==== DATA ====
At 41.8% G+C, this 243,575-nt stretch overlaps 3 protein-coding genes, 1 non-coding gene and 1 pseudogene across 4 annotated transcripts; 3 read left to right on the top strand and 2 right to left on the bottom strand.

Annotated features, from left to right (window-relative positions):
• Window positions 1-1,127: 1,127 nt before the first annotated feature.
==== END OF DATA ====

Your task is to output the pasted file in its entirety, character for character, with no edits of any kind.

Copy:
At 41.8% G+C, this 243,575-nt stretch overlaps 3 protein-coding genes, 1 non-coding gene and 1 pseudogene across 4 annotated transcripts; 3 read left to right on the top strand and 2 right to left on the bottom strand.

Annotated features, from left to right (window-relative positions):
• Window positions 1-1,127: 1,127 nt before the first annotated feature.